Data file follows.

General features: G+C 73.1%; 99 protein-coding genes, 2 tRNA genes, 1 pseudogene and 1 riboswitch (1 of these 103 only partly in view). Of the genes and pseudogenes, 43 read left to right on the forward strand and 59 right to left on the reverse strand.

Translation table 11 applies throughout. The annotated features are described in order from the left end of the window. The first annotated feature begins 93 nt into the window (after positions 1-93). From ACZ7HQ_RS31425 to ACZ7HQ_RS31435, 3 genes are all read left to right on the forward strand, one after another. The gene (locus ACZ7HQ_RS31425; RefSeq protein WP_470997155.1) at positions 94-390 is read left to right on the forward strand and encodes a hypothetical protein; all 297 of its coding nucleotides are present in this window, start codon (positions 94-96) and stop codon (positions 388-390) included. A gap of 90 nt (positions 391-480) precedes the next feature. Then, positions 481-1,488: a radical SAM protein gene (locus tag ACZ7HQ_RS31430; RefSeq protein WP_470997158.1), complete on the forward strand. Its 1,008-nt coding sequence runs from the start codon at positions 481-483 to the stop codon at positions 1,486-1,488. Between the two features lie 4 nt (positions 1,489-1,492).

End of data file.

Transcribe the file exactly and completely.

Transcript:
General features: G+C 73.1%; 99 protein-coding genes, 2 tRNA genes, 1 pseudogene and 1 riboswitch (1 of these 103 only partly in view). Of the genes and pseudogenes, 43 read left to right on the forward strand and 59 right to left on the reverse strand.

Translation table 11 applies throughout. The annotated features are described in order from the left end of the window. The first annotated feature begins 93 nt into the window (after positions 1-93). From ACZ7HQ_RS31425 to ACZ7HQ_RS31435, 3 genes are all read left to right on the forward strand, one after another. The gene (locus ACZ7HQ_RS31425; RefSeq protein WP_470997155.1) at positions 94-390 is read left to right on the forward strand and encodes a hypothetical protein; all 297 of its coding nucleotides are present in this window, start codon (positions 94-96) and stop codon (positions 388-390) included. A gap of 90 nt (positions 391-480) precedes the next feature. Then, positions 481-1,488: a radical SAM protein gene (locus tag ACZ7HQ_RS31430; RefSeq protein WP_470997158.1), complete on the forward strand. Its 1,008-nt coding sequence runs from the start codon at positions 481-483 to the stop codon at positions 1,486-1,488. Between the two features lie 4 nt (positions 1,489-1,492).